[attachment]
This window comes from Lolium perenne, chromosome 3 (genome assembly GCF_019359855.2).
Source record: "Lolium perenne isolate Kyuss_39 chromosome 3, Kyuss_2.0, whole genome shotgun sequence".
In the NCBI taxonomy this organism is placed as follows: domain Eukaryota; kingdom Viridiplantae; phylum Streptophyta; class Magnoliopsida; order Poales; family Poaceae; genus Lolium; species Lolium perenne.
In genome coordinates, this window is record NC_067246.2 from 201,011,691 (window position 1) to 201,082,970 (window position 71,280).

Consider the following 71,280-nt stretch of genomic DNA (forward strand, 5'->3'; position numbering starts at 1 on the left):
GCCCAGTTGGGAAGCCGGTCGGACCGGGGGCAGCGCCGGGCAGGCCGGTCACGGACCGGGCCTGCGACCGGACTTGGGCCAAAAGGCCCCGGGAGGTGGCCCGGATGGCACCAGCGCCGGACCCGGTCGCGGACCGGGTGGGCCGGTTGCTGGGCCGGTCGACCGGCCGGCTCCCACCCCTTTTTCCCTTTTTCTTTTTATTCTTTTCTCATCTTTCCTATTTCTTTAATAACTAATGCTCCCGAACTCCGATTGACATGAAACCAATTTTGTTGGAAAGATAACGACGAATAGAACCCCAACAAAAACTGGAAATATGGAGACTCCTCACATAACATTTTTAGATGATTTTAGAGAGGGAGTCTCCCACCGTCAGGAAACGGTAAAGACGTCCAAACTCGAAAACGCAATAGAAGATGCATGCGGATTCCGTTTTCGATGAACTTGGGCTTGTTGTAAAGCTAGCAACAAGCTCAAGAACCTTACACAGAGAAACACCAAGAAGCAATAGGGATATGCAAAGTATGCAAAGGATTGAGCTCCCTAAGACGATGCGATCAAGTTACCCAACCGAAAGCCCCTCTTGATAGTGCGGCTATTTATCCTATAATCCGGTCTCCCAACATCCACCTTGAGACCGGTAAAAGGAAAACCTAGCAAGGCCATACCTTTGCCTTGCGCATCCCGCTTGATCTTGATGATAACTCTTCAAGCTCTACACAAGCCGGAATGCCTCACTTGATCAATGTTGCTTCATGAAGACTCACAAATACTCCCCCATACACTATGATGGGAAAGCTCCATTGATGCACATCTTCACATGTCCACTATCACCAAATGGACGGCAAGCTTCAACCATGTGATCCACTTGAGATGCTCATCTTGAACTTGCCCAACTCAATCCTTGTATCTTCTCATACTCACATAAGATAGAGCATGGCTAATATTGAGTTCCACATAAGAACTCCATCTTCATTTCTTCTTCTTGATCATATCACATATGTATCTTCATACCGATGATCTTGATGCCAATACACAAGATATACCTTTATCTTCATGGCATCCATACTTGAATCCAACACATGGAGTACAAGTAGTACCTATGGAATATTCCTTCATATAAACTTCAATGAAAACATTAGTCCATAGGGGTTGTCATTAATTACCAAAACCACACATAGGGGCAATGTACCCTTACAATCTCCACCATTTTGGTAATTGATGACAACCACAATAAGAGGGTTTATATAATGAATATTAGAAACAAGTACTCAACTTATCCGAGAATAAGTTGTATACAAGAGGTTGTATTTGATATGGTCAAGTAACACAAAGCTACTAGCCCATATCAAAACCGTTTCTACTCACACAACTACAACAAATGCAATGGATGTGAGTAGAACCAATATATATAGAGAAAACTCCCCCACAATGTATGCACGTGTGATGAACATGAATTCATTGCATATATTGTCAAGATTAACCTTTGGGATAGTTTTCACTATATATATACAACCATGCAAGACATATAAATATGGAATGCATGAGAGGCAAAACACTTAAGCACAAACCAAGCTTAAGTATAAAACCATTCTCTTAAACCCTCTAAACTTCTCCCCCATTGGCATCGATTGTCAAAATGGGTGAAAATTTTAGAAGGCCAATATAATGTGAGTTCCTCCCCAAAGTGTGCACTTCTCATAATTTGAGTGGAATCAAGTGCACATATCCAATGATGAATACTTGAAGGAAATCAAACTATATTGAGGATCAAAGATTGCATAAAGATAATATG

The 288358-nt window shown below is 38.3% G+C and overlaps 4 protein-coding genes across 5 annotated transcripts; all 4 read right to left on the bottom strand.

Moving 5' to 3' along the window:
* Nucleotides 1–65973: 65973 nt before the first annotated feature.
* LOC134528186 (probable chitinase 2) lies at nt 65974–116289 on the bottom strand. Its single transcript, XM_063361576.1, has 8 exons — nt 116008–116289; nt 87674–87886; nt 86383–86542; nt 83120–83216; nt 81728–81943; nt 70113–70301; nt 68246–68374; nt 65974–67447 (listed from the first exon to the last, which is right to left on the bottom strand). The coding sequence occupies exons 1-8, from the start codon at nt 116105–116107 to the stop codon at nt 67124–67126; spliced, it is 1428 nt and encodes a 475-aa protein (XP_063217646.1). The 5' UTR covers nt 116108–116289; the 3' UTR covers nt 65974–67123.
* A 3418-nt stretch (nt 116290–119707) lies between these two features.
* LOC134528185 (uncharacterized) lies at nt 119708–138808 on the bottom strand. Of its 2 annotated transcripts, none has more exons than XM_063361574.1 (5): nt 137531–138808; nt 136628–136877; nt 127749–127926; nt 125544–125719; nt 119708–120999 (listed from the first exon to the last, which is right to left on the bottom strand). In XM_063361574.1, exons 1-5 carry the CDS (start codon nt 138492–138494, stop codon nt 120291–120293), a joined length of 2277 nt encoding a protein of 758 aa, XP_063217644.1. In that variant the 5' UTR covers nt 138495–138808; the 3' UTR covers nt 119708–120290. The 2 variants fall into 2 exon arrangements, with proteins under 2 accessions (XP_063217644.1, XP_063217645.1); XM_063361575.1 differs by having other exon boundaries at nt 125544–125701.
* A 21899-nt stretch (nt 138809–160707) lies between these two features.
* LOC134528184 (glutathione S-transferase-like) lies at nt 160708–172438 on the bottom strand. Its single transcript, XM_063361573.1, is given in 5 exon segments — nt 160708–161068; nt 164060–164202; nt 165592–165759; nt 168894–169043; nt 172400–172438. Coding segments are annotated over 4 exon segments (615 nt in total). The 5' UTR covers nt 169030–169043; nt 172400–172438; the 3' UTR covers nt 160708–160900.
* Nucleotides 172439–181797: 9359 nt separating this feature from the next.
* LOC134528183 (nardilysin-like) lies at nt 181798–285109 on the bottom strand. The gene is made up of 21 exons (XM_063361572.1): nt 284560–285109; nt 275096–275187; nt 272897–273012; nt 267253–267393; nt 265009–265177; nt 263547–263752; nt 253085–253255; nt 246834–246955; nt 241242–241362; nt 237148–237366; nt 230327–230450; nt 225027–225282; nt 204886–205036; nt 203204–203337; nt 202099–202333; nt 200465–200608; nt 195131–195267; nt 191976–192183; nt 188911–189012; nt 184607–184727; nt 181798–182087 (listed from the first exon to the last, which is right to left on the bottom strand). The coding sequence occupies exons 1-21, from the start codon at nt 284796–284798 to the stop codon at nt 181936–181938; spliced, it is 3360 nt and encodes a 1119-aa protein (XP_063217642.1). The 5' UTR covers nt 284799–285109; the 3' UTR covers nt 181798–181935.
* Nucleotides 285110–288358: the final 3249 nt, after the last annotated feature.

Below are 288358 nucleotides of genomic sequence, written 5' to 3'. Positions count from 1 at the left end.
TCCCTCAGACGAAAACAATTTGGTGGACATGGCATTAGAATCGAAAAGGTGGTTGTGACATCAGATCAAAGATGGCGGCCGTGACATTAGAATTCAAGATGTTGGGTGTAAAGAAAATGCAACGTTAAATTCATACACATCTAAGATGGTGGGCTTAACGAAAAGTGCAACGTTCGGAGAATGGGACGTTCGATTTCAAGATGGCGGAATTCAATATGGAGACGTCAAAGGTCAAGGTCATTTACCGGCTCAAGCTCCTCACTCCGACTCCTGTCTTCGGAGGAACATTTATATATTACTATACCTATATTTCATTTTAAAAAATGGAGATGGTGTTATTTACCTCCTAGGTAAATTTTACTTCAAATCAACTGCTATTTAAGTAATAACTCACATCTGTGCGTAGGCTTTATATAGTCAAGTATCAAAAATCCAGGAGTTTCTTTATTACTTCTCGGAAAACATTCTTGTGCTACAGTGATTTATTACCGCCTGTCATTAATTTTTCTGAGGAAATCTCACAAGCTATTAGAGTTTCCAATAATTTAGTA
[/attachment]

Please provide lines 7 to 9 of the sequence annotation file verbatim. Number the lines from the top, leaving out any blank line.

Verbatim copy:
The 288358-nt window shown below is 38.3% G+C and overlaps 4 protein-coding genes across 5 annotated transcripts; all 4 read right to left on the bottom strand.

Moving 5' to 3' along the window:
* Nucleotides 1–65973: 65973 nt before the first annotated feature.